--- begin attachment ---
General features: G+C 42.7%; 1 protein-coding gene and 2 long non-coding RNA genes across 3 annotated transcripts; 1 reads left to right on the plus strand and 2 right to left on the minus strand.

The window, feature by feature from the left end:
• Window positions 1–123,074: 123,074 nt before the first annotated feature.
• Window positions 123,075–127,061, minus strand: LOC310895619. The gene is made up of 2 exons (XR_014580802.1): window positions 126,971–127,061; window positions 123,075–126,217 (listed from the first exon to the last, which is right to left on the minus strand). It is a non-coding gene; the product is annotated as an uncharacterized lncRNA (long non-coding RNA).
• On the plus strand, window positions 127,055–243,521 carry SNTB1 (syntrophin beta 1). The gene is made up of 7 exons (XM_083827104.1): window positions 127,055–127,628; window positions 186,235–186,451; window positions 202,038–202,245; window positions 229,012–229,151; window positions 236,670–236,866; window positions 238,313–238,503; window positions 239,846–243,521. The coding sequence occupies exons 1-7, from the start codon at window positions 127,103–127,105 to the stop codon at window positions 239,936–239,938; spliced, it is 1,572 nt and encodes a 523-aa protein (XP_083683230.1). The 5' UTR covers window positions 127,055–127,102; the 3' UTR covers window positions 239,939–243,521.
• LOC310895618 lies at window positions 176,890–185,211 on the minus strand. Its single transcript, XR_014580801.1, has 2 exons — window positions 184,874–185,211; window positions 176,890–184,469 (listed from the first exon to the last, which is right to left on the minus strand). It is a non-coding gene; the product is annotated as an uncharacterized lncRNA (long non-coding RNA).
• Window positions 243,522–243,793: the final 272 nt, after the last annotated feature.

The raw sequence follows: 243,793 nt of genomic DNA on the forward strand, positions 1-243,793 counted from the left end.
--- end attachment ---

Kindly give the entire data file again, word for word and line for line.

General features: G+C 42.7%; 1 protein-coding gene and 2 long non-coding RNA genes across 3 annotated transcripts; 1 reads left to right on the plus strand and 2 right to left on the minus strand.

The window, feature by feature from the left end:
• Window positions 1–123,074: 123,074 nt before the first annotated feature.
• Window positions 123,075–127,061, minus strand: LOC310895619. The gene is made up of 2 exons (XR_014580802.1): window positions 126,971–127,061; window positions 123,075–126,217 (listed from the first exon to the last, which is right to left on the minus strand). It is a non-coding gene; the product is annotated as an uncharacterized lncRNA (long non-coding RNA).
• On the plus strand, window positions 127,055–243,521 carry SNTB1 (syntrophin beta 1). The gene is made up of 7 exons (XM_083827104.1): window positions 127,055–127,628; window positions 186,235–186,451; window positions 202,038–202,245; window positions 229,012–229,151; window positions 236,670–236,866; window positions 238,313–238,503; window positions 239,846–243,521. The coding sequence occupies exons 1-7, from the start codon at window positions 127,103–127,105 to the stop codon at window positions 239,936–239,938; spliced, it is 1,572 nt and encodes a 523-aa protein (XP_083683230.1). The 5' UTR covers window positions 127,055–127,102; the 3' UTR covers window positions 239,939–243,521.
• LOC310895618 lies at window positions 176,890–185,211 on the minus strand. Its single transcript, XR_014580801.1, has 2 exons — window positions 184,874–185,211; window positions 176,890–184,469 (listed from the first exon to the last, which is right to left on the minus strand). It is a non-coding gene; the product is annotated as an uncharacterized lncRNA (long non-coding RNA).
• Window positions 243,522–243,793: the final 272 nt, after the last annotated feature.

The raw sequence follows: 243,793 nt of genomic DNA on the forward strand, positions 1-243,793 counted from the left end.